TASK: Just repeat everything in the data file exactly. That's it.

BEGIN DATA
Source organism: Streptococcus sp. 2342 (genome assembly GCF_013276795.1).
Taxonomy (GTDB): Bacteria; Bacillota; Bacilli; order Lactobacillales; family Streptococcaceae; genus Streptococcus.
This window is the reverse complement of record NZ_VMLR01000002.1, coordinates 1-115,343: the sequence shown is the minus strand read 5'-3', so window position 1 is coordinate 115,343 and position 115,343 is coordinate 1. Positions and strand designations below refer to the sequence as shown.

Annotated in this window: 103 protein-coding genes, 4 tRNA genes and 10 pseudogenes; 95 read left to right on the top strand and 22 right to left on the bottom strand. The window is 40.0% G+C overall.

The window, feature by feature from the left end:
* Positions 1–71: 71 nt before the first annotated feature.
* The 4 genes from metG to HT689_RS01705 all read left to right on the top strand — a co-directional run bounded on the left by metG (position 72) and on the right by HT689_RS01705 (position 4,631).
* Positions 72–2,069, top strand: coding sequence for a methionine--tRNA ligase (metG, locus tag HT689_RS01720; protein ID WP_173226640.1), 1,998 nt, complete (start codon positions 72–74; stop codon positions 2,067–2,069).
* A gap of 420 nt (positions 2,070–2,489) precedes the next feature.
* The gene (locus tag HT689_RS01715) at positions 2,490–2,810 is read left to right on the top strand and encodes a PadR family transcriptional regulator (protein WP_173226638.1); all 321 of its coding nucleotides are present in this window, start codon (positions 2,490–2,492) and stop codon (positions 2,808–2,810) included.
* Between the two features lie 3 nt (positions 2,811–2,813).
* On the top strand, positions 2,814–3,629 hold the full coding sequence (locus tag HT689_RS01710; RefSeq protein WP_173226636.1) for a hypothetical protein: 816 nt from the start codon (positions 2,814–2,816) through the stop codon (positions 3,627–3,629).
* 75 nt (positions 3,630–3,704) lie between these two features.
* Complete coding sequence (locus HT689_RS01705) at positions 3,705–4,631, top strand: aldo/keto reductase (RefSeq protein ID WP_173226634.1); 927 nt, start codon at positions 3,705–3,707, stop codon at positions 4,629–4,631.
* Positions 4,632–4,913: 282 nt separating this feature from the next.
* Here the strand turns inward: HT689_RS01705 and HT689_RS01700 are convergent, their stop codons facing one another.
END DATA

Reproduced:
Source organism: Streptococcus sp. 2342 (genome assembly GCF_013276795.1).
Taxonomy (GTDB): Bacteria; Bacillota; Bacilli; order Lactobacillales; family Streptococcaceae; genus Streptococcus.
This window is the reverse complement of record NZ_VMLR01000002.1, coordinates 1-115,343: the sequence shown is the minus strand read 5'-3', so window position 1 is coordinate 115,343 and position 115,343 is coordinate 1. Positions and strand designations below refer to the sequence as shown.

Annotated in this window: 103 protein-coding genes, 4 tRNA genes and 10 pseudogenes; 95 read left to right on the top strand and 22 right to left on the bottom strand. The window is 40.0% G+C overall.

The window, feature by feature from the left end:
* Positions 1–71: 71 nt before the first annotated feature.
* The 4 genes from metG to HT689_RS01705 all read left to right on the top strand — a co-directional run bounded on the left by metG (position 72) and on the right by HT689_RS01705 (position 4,631).
* Positions 72–2,069, top strand: coding sequence for a methionine--tRNA ligase (metG, locus tag HT689_RS01720; protein ID WP_173226640.1), 1,998 nt, complete (start codon positions 72–74; stop codon positions 2,067–2,069).
* A gap of 420 nt (positions 2,070–2,489) precedes the next feature.
* The gene (locus tag HT689_RS01715) at positions 2,490–2,810 is read left to right on the top strand and encodes a PadR family transcriptional regulator (protein WP_173226638.1); all 321 of its coding nucleotides are present in this window, start codon (positions 2,490–2,492) and stop codon (positions 2,808–2,810) included.
* Between the two features lie 3 nt (positions 2,811–2,813).
* On the top strand, positions 2,814–3,629 hold the full coding sequence (locus tag HT689_RS01710; RefSeq protein WP_173226636.1) for a hypothetical protein: 816 nt from the start codon (positions 2,814–2,816) through the stop codon (positions 3,627–3,629).
* 75 nt (positions 3,630–3,704) lie between these two features.
* Complete coding sequence (locus HT689_RS01705) at positions 3,705–4,631, top strand: aldo/keto reductase (RefSeq protein ID WP_173226634.1); 927 nt, start codon at positions 3,705–3,707, stop codon at positions 4,629–4,631.
* Positions 4,632–4,913: 282 nt separating this feature from the next.
* Here the strand turns inward: HT689_RS01705 and HT689_RS01700 are convergent, their stop codons facing one another.